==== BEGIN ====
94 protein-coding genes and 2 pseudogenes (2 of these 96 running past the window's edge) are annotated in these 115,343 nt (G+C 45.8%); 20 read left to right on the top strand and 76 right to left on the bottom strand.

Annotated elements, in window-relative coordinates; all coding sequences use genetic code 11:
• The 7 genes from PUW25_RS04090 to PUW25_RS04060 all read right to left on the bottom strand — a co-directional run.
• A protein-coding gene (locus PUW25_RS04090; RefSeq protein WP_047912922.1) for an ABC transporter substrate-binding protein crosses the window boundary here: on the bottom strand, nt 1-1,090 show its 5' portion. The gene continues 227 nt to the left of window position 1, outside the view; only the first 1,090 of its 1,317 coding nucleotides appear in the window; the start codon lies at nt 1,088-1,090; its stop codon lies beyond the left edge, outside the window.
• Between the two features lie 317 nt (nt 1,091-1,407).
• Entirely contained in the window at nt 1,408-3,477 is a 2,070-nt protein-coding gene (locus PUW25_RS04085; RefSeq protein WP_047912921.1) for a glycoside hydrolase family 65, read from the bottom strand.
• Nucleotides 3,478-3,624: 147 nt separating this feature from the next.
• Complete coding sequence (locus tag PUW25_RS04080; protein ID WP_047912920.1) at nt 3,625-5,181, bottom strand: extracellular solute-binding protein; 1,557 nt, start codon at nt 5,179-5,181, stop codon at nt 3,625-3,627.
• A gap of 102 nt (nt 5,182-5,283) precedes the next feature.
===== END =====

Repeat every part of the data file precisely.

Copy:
94 protein-coding genes and 2 pseudogenes (2 of these 96 running past the window's edge) are annotated in these 115,343 nt (G+C 45.8%); 20 read left to right on the top strand and 76 right to left on the bottom strand.

Annotated elements, in window-relative coordinates; all coding sequences use genetic code 11:
• The 7 genes from PUW25_RS04090 to PUW25_RS04060 all read right to left on the bottom strand — a co-directional run.
• A protein-coding gene (locus PUW25_RS04090; RefSeq protein WP_047912922.1) for an ABC transporter substrate-binding protein crosses the window boundary here: on the bottom strand, nt 1-1,090 show its 5' portion. The gene continues 227 nt to the left of window position 1, outside the view; only the first 1,090 of its 1,317 coding nucleotides appear in the window; the start codon lies at nt 1,088-1,090; its stop codon lies beyond the left edge, outside the window.
• Between the two features lie 317 nt (nt 1,091-1,407).
• Entirely contained in the window at nt 1,408-3,477 is a 2,070-nt protein-coding gene (locus PUW25_RS04085; RefSeq protein WP_047912921.1) for a glycoside hydrolase family 65, read from the bottom strand.
• Nucleotides 3,478-3,624: 147 nt separating this feature from the next.
• Complete coding sequence (locus tag PUW25_RS04080; protein ID WP_047912920.1) at nt 3,625-5,181, bottom strand: extracellular solute-binding protein; 1,557 nt, start codon at nt 5,179-5,181, stop codon at nt 3,625-3,627.
• A gap of 102 nt (nt 5,182-5,283) precedes the next feature.